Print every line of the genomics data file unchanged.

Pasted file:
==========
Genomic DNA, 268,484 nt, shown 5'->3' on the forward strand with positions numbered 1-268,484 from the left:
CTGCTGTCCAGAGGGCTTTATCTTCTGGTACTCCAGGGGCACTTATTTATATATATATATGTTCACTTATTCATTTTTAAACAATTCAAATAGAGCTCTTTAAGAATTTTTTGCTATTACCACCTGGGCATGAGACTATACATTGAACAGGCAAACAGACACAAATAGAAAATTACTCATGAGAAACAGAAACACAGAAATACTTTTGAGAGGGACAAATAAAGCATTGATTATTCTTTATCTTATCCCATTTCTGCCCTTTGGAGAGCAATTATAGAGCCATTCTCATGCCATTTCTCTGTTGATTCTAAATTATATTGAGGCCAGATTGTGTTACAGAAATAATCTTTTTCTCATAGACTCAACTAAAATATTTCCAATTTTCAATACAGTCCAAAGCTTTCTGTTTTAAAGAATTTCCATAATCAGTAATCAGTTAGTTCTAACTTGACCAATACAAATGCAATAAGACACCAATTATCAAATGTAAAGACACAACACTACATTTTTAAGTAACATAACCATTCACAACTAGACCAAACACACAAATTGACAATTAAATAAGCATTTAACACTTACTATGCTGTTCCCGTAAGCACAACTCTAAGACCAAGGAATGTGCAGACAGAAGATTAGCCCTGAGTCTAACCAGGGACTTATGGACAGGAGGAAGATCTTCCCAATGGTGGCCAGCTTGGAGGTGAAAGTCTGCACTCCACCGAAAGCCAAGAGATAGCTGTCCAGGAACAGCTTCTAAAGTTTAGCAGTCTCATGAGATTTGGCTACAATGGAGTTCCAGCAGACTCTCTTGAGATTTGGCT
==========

Genomic DNA, 268,484 nt, shown 5'->3' on the forward strand with positions numbered 1-268,484 from the left:
CTGCTGTCCAGAGGGCTTTATCTTCTGGTACTCCAGGGGCACTTATTTATATATATATATGTTCACTTATTCATTTTTAAACAATTCAAATAGAGCTCTTTAAGAATTTTTTGCTATTACCACCTGGGCATGAGACTATACATTGAACAGGCAAACAGACACAAATAGAAAATTACTCATGAGAAACAGAAACACAGAAATACTTTTGAGAGGGACAAATAAAGCATTGATTATTCTTTATCTTATCCCATTTCTGCCCTTTGGAGAGCAATTATAGAGCCATTCTCATGCCATTTCTCTGTTGATTCTAAATTATATTGAGGCCAGATTGTGTTACAGAAATAATCTTTTTCTCATAGACTCAACTAAAATATTTCCAATTTTCAATACAGTCCAAAGCTTTCTGTTTTAAAGAATTTCCATAATCAGTAATCAGTTAGTTCTAACTTGACCAATACAAATGCAATAAGACACCAATTATCAAATGTAAAGACACAACACTACATTTTTAAGTAACATAACCATTCACAACTAGACCAAACACACAAATTGACAATTAAATAAGCATTTAACACTTACTATGCTGTTCCCGTAAGCACAACTCTAAGACCAAGGAATGTGCAGACAGAAGATTAGCCCTGAGTCTAACCAGGGACTTATGGACAGGAGGAAGATCTTCCCAATGGTGGCCAGCTTGGAGGTGAAAGTCTGCACTCCACCGAAAGCCAAGAGATAGCTGTCCAGGAACAGCTTCTAAAGTTTAGCAGTCTCATGAGATTTGGCTACAATGGAGTTCCAGCAGACTCTCTTGAGATTTGGCT